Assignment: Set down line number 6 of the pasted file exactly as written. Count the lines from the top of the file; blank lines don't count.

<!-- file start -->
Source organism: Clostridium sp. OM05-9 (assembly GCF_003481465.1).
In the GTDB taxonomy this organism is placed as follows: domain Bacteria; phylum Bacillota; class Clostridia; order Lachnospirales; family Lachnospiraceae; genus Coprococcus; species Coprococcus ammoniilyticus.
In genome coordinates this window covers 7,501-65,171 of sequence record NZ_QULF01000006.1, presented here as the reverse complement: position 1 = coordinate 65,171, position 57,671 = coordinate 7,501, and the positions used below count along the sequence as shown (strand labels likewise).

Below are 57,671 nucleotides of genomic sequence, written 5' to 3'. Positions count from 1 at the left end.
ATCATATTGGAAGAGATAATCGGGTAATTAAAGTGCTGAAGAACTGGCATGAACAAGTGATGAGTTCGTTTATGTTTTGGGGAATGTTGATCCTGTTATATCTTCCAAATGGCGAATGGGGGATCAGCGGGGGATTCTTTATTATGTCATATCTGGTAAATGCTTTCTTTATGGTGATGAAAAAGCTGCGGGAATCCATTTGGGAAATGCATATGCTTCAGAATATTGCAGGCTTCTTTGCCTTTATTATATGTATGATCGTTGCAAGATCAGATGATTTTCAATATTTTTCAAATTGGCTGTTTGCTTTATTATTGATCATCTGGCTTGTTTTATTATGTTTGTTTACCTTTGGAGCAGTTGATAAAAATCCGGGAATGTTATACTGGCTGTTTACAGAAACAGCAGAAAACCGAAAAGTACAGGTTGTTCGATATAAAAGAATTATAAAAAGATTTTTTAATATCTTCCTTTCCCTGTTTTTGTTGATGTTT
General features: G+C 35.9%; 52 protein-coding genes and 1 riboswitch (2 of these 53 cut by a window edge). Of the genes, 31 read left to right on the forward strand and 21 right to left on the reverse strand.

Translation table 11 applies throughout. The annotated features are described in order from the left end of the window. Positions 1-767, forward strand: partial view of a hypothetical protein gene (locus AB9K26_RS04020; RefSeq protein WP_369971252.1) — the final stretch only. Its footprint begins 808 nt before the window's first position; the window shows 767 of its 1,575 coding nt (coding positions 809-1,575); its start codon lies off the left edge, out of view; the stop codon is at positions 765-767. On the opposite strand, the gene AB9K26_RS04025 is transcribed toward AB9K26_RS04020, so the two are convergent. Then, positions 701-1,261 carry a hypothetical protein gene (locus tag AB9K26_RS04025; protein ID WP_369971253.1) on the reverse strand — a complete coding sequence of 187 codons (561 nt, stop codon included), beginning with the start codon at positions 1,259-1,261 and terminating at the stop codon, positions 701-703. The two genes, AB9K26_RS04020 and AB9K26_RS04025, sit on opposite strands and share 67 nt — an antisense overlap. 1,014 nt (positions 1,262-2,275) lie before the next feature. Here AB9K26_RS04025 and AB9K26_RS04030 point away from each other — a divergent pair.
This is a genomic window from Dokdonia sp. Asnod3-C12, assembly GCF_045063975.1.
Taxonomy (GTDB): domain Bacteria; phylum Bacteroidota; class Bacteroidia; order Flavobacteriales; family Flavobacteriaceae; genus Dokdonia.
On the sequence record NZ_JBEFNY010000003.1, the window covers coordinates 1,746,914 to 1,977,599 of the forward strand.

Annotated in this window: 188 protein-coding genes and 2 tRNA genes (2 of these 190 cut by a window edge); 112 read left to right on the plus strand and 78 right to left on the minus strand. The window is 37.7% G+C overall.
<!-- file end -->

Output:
General features: G+C 35.9%; 52 protein-coding genes and 1 riboswitch (2 of these 53 cut by a window edge). Of the genes, 31 read left to right on the forward strand and 21 right to left on the reverse strand.